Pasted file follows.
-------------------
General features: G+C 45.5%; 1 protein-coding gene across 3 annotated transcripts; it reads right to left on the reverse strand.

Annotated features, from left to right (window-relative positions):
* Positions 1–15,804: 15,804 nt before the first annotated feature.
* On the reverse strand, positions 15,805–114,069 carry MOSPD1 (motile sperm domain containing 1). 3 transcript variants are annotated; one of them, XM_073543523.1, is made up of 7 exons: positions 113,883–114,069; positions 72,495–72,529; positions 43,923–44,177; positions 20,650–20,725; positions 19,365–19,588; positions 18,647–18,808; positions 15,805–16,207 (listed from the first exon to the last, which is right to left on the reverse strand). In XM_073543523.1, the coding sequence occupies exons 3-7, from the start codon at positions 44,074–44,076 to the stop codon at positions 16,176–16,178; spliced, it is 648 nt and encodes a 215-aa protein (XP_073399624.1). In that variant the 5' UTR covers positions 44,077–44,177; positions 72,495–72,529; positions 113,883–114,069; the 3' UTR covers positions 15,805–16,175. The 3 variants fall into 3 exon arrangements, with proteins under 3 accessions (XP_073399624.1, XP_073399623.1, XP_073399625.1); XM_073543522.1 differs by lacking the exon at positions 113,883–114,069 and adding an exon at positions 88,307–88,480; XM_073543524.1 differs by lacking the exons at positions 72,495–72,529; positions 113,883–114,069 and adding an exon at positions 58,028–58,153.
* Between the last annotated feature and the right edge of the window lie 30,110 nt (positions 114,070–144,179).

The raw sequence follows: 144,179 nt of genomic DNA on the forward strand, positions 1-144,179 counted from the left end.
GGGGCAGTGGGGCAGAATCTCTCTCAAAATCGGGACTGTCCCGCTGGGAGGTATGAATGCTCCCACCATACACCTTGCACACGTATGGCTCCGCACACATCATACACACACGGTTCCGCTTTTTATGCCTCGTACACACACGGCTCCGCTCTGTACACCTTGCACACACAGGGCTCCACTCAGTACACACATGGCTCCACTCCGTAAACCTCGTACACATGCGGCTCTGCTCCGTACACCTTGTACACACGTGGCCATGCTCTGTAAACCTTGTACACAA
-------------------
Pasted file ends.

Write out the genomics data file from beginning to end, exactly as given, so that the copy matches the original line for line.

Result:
General features: G+C 45.5%; 1 protein-coding gene across 3 annotated transcripts; it reads right to left on the reverse strand.

Annotated features, from left to right (window-relative positions):
* Positions 1–15,804: 15,804 nt before the first annotated feature.
* On the reverse strand, positions 15,805–114,069 carry MOSPD1 (motile sperm domain containing 1). 3 transcript variants are annotated; one of them, XM_073543523.1, is made up of 7 exons: positions 113,883–114,069; positions 72,495–72,529; positions 43,923–44,177; positions 20,650–20,725; positions 19,365–19,588; positions 18,647–18,808; positions 15,805–16,207 (listed from the first exon to the last, which is right to left on the reverse strand). In XM_073543523.1, the coding sequence occupies exons 3-7, from the start codon at positions 44,074–44,076 to the stop codon at positions 16,176–16,178; spliced, it is 648 nt and encodes a 215-aa protein (XP_073399624.1). In that variant the 5' UTR covers positions 44,077–44,177; positions 72,495–72,529; positions 113,883–114,069; the 3' UTR covers positions 15,805–16,175. The 3 variants fall into 3 exon arrangements, with proteins under 3 accessions (XP_073399624.1, XP_073399623.1, XP_073399625.1); XM_073543522.1 differs by lacking the exon at positions 113,883–114,069 and adding an exon at positions 88,307–88,480; XM_073543524.1 differs by lacking the exons at positions 72,495–72,529; positions 113,883–114,069 and adding an exon at positions 58,028–58,153.
* Between the last annotated feature and the right edge of the window lie 30,110 nt (positions 114,070–144,179).

The raw sequence follows: 144,179 nt of genomic DNA on the forward strand, positions 1-144,179 counted from the left end.
GGGGCAGTGGGGCAGAATCTCTCTCAAAATCGGGACTGTCCCGCTGGGAGGTATGAATGCTCCCACCATACACCTTGCACACGTATGGCTCCGCACACATCATACACACACGGTTCCGCTTTTTATGCCTCGTACACACACGGCTCCGCTCTGTACACCTTGCACACACAGGGCTCCACTCAGTACACACATGGCTCCACTCCGTAAACCTCGTACACATGCGGCTCTGCTCCGTACACCTTGTACACACGTGGCCATGCTCTGTAAACCTTGTACACAA